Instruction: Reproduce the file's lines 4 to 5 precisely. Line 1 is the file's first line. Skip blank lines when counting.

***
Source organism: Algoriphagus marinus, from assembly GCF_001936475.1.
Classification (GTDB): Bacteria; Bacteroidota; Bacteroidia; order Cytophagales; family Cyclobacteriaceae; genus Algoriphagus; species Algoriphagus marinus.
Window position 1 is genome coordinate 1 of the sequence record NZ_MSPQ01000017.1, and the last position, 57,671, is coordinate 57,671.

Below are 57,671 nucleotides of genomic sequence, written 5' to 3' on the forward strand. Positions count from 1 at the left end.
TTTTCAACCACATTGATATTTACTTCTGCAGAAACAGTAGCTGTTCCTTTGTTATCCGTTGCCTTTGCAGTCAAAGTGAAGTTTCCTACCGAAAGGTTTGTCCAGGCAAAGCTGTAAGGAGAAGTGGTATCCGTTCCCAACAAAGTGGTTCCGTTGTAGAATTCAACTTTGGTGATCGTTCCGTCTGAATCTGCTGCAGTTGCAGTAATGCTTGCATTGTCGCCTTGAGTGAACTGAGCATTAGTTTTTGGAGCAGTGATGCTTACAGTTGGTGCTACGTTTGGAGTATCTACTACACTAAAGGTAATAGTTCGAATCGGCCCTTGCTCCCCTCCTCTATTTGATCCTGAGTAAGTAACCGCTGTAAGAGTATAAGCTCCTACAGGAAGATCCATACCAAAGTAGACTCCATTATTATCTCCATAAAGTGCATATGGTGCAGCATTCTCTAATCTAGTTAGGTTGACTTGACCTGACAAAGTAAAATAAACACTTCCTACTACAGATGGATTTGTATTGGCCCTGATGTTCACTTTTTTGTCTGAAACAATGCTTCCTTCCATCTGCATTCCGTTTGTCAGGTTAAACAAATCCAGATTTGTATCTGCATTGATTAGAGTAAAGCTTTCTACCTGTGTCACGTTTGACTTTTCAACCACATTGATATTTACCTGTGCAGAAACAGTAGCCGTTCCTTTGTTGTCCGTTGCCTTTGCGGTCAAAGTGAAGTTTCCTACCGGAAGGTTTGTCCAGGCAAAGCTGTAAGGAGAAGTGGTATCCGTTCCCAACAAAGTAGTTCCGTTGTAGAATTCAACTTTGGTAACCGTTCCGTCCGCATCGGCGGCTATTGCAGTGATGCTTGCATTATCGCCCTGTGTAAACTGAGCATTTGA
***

Below are 57,671 nucleotides of genomic sequence, written 5' to 3' on the forward strand. Positions count from 1 at the left end.
TTTTCAACCACATTGATATTTACTTCTGCAGAAACAGTAGCTGTTCCTTTGTTATCCGTTGCCTTTGCAGTCAAAGTGAAGTTTCCTACCGAAAGGTTTGTCCAGGCAAAGCTGTAAGGAGAAGTGGTATCCGTTCCCAACAAAGTGGTTCCGTTGTAGAATTCAACTTTGGTGATCGTTCCGTCTGAATCTGCTGCAGTTGCAGTAATGCTTGCATTGTCGCCTTGAGTGAACTGAGCATTAGTTTTTGGAGCAGTGATGCTTACAGTTGGTGCTACGTTTGGAGTATCTACTACACTAAAGGTAATAGTTCGAATCGGCCCTTGCTCCCCTCCTCTATTTGATCCTGAGTAAGTAACCGCTGTAAGAGTATAAGCTCCTACAGGAAGATCCATACCAAAGTAGACTCCATTATTATCTCCATAAAGTGCATATGGTGCAGCATTCTCTAATCTAGTTAGGTTGACTTGACCTGACAAAGTAAAATAAACACTTCCTACTACAGATGGATTTGTATTGGCCCTGATGTTCACTTTTTTGTCTGAAACAATGCTTCCTTCCATCTGCATTCCGTTTGTCAGGTTAAACAAATCCAGATTTGTATCTGCATTGATTAGAGTAAAGCTTTCTACCTGTGTCACGTTTGACTTTTCAACCACATTGATATTTACCTGTGCAGAAACAGTAGCCGTTCCTTTGTTGTCCGTTGCCTTTGCGGTCAAAGTGAAGTTTCCTACCGGAAGGTTTGTCCAGGCAAAGCTGTAAGGAGAAGTGGTATCCGTTCCCAACAAAGTAGTTCCGTTGTAGAATTCAACTTTGGTAACCGTTCCGTCCGCATCGGCGGCTATTGCAGTGATGCTTGCATTATCGCCCTGTGTAAACTGAGCATTTGA